State stands to lose from Tahoe county, manager warns |

State stands to lose from Tahoe county, manager warns


MINDEN – Creating a new Lake Tahoe county could have impacts far beyond its parent county’s borders that may not be resolved this legislative session, Douglas County Manager Dan Holler said Wednesday.

Holler discussed the Tahoe Citizens Committee’s impending proposal to make a new county out of the Lake Tahoe Basin areas. If it happened, Douglas County would lose the Stateline casino core, which generates most of its room and gaming taxes.

Even though the Tahoe Citizens Committee has hired a lobbyist and completed preliminary reports saying the idea is feasible, Holler told people attending the Douglas County Republican Women’s luncheon that many big questions still haven’t been answered.

“From my own gut feeling, given the technical issues, I don’t think they’re going to get this through the Legislature in one session,” said Holler. “The issues they’re going to be grappling with are much more far-reaching than just Douglas County.”

Douglas County, said Holler, stands to lose an estimated $3.2 million from its general fund and $2.2 million in room tax money if the proposal succeeds. Lost fees, sales and gaming taxes could bring the total up to $7.1 million, he said.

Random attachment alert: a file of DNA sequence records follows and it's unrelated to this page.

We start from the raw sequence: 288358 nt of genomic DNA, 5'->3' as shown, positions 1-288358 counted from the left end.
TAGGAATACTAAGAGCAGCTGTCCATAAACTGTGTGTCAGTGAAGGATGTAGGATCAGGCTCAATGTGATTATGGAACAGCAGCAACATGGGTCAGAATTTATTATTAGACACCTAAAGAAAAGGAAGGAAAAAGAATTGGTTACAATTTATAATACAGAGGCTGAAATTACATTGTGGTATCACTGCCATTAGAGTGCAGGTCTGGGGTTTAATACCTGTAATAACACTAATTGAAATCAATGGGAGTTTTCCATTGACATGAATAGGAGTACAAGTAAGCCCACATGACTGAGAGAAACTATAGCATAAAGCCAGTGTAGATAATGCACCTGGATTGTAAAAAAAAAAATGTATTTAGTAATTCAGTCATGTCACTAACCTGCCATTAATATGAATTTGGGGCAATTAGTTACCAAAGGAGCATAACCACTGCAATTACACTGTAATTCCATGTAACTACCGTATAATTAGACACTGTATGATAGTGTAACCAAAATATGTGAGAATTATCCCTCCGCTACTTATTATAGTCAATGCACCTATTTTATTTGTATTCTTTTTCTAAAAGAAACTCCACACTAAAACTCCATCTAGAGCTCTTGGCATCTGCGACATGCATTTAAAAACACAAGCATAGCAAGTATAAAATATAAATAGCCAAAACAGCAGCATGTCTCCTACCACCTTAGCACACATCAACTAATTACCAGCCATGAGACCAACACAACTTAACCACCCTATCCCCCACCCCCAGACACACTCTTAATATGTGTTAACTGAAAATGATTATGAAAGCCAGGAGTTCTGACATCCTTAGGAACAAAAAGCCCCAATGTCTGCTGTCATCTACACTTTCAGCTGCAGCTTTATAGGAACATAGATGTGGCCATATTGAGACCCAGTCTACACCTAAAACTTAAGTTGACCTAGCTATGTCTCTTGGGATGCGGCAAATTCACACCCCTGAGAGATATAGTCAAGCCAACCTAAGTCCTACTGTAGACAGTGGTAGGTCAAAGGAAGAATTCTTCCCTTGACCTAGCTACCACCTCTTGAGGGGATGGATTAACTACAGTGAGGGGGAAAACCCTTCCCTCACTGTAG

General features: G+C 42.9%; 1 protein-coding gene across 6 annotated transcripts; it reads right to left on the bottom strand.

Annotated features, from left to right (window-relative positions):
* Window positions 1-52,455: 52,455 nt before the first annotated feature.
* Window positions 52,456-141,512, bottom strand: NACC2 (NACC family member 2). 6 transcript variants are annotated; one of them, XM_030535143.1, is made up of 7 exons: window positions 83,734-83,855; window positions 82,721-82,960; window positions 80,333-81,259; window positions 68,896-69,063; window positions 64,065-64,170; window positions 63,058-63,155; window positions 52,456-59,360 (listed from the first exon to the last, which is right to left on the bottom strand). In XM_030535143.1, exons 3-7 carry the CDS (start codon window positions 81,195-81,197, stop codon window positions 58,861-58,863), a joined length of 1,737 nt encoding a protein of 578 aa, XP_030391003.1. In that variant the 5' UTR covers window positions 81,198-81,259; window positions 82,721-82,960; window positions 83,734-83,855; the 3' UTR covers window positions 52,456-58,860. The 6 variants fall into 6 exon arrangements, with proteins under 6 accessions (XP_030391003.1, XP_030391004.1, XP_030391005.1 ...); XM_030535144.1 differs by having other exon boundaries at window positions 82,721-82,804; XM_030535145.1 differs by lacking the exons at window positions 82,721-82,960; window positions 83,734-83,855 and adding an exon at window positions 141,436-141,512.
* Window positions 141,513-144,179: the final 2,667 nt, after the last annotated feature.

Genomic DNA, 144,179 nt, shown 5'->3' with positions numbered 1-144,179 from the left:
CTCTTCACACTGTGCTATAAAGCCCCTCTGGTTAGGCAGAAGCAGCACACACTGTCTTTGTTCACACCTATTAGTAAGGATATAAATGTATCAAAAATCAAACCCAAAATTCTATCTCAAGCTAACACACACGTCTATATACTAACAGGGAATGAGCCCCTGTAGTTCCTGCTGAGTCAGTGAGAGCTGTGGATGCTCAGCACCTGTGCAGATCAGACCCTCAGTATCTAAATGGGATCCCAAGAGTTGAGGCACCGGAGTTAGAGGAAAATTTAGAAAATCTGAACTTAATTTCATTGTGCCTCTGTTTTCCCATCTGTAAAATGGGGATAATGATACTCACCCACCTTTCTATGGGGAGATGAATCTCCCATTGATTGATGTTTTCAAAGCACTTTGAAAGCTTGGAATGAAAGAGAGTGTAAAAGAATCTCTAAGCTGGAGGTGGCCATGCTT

Residents could be left with hefty property tax increases to make up the loss.

“Basically, you’d see a 30-cent or better increase in property taxes to start offsetting some of that,” Holler said.

By law, property taxes are capped at $3.64 per $100 of assessed value.

A new county could also cost the state motor vehicle taxes, and “the state could be looking at a $6 million gap in their school funding,” Holler said.

Also unaccounted for, said Holler, is how the new county would figure into sales tax allocation. The state redistributes sales taxes, meaning some counties get back more than they contribute. Douglas is one of those “guaranteed” counties, but state law assumes any new county will be a contributing, or “point of origin” county.

State law would have to change if the lake county was guaranteed, and if it was a point of origin, said Holler, “they would not receive the amount of sales tax that they projected in their report.”

Holler is working on a complete analysis of the proposed new county that will explain all potential impacts on Douglas. The Tahoe Citizens Committee is also revising its findings and addressing discrepancies that have been found so far.

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